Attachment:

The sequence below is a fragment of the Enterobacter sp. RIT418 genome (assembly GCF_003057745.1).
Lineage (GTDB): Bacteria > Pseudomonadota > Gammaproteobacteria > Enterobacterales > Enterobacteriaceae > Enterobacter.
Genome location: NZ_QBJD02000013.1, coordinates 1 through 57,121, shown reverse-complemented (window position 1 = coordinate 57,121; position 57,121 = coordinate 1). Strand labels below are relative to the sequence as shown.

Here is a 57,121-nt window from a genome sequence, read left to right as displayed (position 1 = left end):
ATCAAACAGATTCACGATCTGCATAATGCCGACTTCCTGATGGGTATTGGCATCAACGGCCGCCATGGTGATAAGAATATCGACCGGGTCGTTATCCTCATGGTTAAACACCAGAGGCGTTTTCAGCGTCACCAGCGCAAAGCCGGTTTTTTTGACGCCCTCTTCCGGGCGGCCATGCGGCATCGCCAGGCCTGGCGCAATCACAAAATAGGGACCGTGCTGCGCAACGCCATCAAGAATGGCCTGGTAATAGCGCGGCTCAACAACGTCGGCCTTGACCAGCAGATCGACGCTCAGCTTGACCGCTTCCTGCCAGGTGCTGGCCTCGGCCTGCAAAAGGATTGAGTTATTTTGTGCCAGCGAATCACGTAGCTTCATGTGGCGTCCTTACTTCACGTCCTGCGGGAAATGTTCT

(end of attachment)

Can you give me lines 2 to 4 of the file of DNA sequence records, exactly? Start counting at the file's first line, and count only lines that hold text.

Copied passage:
Lineage (GTDB): Bacteria > Pseudomonadota > Gammaproteobacteria > Enterobacterales > Enterobacteriaceae > Enterobacter.
Genome location: NZ_QBJD02000013.1, coordinates 1 through 57,121, shown reverse-complemented (window position 1 = coordinate 57,121; position 57,121 = coordinate 1). Strand labels below are relative to the sequence as shown.

Here is a 57,121-nt window from a genome sequence, read left to right as displayed (position 1 = left end):